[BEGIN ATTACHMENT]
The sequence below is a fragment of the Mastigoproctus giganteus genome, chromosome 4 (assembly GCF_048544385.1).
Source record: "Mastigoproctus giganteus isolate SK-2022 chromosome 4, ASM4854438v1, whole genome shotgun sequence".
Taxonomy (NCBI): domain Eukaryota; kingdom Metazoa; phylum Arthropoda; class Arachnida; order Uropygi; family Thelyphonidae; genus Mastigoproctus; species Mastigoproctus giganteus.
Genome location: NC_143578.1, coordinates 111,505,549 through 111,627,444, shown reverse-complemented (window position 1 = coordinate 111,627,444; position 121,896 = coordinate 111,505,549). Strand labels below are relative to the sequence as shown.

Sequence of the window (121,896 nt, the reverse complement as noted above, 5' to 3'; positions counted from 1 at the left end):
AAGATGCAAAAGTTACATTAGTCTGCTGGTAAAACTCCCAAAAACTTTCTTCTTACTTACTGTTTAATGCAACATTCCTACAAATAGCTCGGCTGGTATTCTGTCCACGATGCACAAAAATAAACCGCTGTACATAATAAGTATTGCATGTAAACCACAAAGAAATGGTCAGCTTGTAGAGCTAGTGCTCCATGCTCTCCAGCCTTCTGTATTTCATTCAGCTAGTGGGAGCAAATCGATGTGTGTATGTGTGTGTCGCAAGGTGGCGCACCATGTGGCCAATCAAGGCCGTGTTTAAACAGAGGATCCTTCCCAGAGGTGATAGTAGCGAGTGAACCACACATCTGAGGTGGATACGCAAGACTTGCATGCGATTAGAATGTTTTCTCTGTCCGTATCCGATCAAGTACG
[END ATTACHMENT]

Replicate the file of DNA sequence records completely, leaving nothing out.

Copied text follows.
The sequence below is a fragment of the Mastigoproctus giganteus genome, chromosome 4 (assembly GCF_048544385.1).
Source record: "Mastigoproctus giganteus isolate SK-2022 chromosome 4, ASM4854438v1, whole genome shotgun sequence".
Taxonomy (NCBI): domain Eukaryota; kingdom Metazoa; phylum Arthropoda; class Arachnida; order Uropygi; family Thelyphonidae; genus Mastigoproctus; species Mastigoproctus giganteus.
Genome location: NC_143578.1, coordinates 111,505,549 through 111,627,444, shown reverse-complemented (window position 1 = coordinate 111,627,444; position 121,896 = coordinate 111,505,549). Strand labels below are relative to the sequence as shown.

Sequence of the window (121,896 nt, the reverse complement as noted above, 5' to 3'; positions counted from 1 at the left end):
AAGATGCAAAAGTTACATTAGTCTGCTGGTAAAACTCCCAAAAACTTTCTTCTTACTTACTGTTTAATGCAACATTCCTACAAATAGCTCGGCTGGTATTCTGTCCACGATGCACAAAAATAAACCGCTGTACATAATAAGTATTGCATGTAAACCACAAAGAAATGGTCAGCTTGTAGAGCTAGTGCTCCATGCTCTCCAGCCTTCTGTATTTCATTCAGCTAGTGGGAGCAAATCGATGTGTGTATGTGTGTGTCGCAAGGTGGCGCACCATGTGGCCAATCAAGGCCGTGTTTAAACAGAGGATCCTTCCCAGAGGTGATAGTAGCGAGTGAACCACACATCTGAGGTGGATACGCAAGACTTGCATGCGATTAGAATGTTTTCTCTGTCCGTATCCGATCAAGTACG